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Dealing with multiple job changes on Resume.
5

Dealing with multiple job changes on Resume.

Dealing with multiple job changes on Resume.

(OP)
Dear all,

I graduated with a degree in Mechanical Engineering in 2012 and since then I have undergone six job changes with my most recent position lasting 10 months. Currently, I am two months into my current role and am actively seeking a new opportunity.

The primary motivation for my job search is to engage in more technically challenging work and to secure a position with a higher compensation package. I am contemplating strategies to present my employment history, including the option of omitting one job from my resume and extending the duration of my previous position.

I am seeking guidance on the most effective approach to navigate the job market given my history of multiple job changes. As hiring managers, how would you recommend addressing such a profile and what strategies would you find most compelling in a candidate?

Thank you for your insights and assistance.

RE: Dealing with multiple job changes on Resume.

First, do not omit any work history. Be honest with potential employers. If you are pursuing more pay and challenging work, tell them exactly that. There is nothing wrong with wanting a specific path for your career. Just remember, there will be plenty of less exciting projects between the high profile and challenging projects.

RE: Dealing with multiple job changes on Resume.

Yes, do not omit work history, and do not lie about job duration.
Perhaps in a cover letter explain some of the reasons for the frequent job changes. Six jobs in 12 years is not that bad, though the recent 10 month and 2 month durations are a bit troubling; be ready with good explanations for these.
Why did you take your current job if it does not meet your challenging and pay goals?

RE: Dealing with multiple job changes on Resume.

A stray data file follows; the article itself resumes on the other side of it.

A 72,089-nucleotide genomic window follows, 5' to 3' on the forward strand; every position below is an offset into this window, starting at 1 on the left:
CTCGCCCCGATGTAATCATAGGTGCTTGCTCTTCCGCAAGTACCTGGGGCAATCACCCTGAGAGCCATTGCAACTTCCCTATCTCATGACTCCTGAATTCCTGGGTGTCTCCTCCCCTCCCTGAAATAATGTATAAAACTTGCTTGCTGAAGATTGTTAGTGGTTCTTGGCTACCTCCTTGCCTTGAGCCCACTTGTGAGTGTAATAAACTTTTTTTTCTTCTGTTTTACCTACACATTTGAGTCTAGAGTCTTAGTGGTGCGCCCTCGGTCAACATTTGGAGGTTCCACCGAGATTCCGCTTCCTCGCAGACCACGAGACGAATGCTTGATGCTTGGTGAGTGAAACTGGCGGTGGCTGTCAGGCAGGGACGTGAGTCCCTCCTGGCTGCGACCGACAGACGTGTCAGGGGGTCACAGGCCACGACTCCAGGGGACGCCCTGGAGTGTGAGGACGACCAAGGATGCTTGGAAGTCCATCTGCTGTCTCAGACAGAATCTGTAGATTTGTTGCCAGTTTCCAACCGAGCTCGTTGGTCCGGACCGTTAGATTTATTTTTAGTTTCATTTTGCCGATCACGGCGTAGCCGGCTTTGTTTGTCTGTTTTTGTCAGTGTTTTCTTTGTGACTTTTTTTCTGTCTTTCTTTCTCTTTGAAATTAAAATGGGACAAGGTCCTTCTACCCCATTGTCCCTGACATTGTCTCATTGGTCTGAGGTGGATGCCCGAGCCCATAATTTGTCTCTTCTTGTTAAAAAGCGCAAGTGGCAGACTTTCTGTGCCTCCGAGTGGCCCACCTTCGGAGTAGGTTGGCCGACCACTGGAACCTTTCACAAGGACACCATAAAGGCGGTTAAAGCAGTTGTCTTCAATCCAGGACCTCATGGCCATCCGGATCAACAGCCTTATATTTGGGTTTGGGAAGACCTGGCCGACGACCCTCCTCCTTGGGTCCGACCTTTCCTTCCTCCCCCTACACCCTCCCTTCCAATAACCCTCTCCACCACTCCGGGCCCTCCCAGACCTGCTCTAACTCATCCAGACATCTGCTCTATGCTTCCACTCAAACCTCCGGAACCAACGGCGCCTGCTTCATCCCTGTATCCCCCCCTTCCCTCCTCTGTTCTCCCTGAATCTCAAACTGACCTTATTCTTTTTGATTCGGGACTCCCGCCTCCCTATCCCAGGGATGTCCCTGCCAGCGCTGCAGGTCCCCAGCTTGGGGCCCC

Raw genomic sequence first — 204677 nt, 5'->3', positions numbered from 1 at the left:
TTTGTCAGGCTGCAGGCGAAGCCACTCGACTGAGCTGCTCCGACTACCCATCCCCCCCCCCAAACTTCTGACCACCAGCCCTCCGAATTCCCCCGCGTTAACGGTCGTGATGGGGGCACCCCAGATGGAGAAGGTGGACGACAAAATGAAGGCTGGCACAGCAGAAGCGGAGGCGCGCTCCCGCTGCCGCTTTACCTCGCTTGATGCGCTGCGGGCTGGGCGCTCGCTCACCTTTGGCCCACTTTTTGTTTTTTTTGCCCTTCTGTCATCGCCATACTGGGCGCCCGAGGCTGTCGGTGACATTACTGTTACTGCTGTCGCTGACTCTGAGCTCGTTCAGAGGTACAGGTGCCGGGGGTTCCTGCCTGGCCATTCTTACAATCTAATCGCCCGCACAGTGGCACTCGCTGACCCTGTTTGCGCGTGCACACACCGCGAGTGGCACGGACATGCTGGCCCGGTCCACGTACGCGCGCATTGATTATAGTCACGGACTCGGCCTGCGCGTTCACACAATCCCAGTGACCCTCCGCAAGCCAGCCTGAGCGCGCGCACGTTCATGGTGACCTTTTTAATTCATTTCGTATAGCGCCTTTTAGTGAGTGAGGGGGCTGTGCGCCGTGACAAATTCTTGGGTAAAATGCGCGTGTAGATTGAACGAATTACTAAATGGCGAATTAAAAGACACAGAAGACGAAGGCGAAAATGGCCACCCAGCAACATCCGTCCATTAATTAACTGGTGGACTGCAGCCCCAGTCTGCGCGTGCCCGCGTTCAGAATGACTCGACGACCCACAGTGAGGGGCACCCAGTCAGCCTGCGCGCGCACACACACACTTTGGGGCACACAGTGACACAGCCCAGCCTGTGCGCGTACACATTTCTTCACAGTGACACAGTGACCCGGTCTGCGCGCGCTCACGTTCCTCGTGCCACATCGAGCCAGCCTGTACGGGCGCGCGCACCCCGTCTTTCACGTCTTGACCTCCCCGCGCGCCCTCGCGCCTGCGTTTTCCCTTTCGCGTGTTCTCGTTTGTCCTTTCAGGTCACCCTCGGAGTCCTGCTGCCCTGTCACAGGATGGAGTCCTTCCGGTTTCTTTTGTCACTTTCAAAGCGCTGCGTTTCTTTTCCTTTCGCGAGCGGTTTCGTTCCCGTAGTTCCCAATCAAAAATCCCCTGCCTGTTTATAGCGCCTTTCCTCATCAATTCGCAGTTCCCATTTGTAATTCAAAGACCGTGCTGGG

Go contract.

With that sort of past history you often won't get to first base.

Presenting yourself as a contractor who is interested in working on a specific project then won't hang around cluttering up the payroll is a lot more appealing to an employer than someone who constantly seems to be flitting about looking for the next challenge / bigger pay packet. Depends o the role, but many companies don't want to invest time and money on someone who seems to have no interest in returning some of that time and money in working for their company.

To move a couple of times in the first 5 years is fair enough, but after that you need to choose carefully and make it 5,6,7 years unless the company goes bankrupt or makes you redundant, but then people wonder why you were chosen in place of someone else...

Yes write a covering letter, but expect quite a bit of pushback unless you can attach some glowing references from previous employers.

Gaps and doctoring periods will come back to bite you at some point.

Don't know what it is like in the US, but in the UK now, previous employers are very reluctant to provide any information other than factual - i.e. dates of service, job title, no of days off sick and salary. so nothing will get written down about your actual performance.

Also talk to recruiters, even though they are the on a par with Estate agents (realtors), they can work for you to get you into places you can't. Then it's up to them to sell the client your back story.


Remember - More details = better answers
Also: If you get a response it's polite to respond to it.

RE: Dealing with multiple job changes on Resume.

LI - do you rank recruiters and estate agents above or below used car salesmen and lawyers? LOL.

Actually, no, recruiters do not work for you, they work for their job placement commission from the employer. Never think otherwise. But with eyes wide open going thru a recruiter might be a good approach.